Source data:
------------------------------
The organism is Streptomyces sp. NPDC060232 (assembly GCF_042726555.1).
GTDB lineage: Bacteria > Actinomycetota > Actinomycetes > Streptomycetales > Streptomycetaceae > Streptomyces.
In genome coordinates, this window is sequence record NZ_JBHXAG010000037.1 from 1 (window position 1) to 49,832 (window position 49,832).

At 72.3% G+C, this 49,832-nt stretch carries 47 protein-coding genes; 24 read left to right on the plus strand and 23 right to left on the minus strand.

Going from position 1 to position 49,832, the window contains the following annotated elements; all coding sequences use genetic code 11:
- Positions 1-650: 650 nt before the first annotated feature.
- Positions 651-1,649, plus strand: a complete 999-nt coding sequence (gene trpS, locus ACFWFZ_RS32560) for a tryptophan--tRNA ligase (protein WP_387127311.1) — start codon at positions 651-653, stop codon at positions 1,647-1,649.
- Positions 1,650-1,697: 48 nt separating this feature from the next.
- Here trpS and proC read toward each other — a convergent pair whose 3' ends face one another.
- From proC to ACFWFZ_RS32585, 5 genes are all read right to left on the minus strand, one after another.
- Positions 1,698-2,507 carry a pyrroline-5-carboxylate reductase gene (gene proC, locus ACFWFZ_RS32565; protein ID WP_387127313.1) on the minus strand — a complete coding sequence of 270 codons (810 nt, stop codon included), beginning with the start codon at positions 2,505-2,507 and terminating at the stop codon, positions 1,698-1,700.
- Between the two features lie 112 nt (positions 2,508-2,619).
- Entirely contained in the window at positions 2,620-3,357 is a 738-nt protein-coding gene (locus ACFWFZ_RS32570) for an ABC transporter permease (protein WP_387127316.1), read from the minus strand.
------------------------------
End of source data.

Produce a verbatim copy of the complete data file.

The organism is Streptomyces sp. NPDC060232 (assembly GCF_042726555.1).
GTDB lineage: Bacteria > Actinomycetota > Actinomycetes > Streptomycetales > Streptomycetaceae > Streptomyces.
In genome coordinates, this window is sequence record NZ_JBHXAG010000037.1 from 1 (window position 1) to 49,832 (window position 49,832).

At 72.3% G+C, this 49,832-nt stretch carries 47 protein-coding genes; 24 read left to right on the plus strand and 23 right to left on the minus strand.

Going from position 1 to position 49,832, the window contains the following annotated elements; all coding sequences use genetic code 11:
- Positions 1-650: 650 nt before the first annotated feature.
- Positions 651-1,649, plus strand: a complete 999-nt coding sequence (gene trpS, locus ACFWFZ_RS32560) for a tryptophan--tRNA ligase (protein WP_387127311.1) — start codon at positions 651-653, stop codon at positions 1,647-1,649.
- Positions 1,650-1,697: 48 nt separating this feature from the next.
- Here trpS and proC read toward each other — a convergent pair whose 3' ends face one another.
- From proC to ACFWFZ_RS32585, 5 genes are all read right to left on the minus strand, one after another.
- Positions 1,698-2,507 carry a pyrroline-5-carboxylate reductase gene (gene proC, locus ACFWFZ_RS32565; protein ID WP_387127313.1) on the minus strand — a complete coding sequence of 270 codons (810 nt, stop codon included), beginning with the start codon at positions 2,505-2,507 and terminating at the stop codon, positions 1,698-1,700.
- Between the two features lie 112 nt (positions 2,508-2,619).
- Entirely contained in the window at positions 2,620-3,357 is a 738-nt protein-coding gene (locus ACFWFZ_RS32570) for an ABC transporter permease (protein WP_387127316.1), read from the minus strand.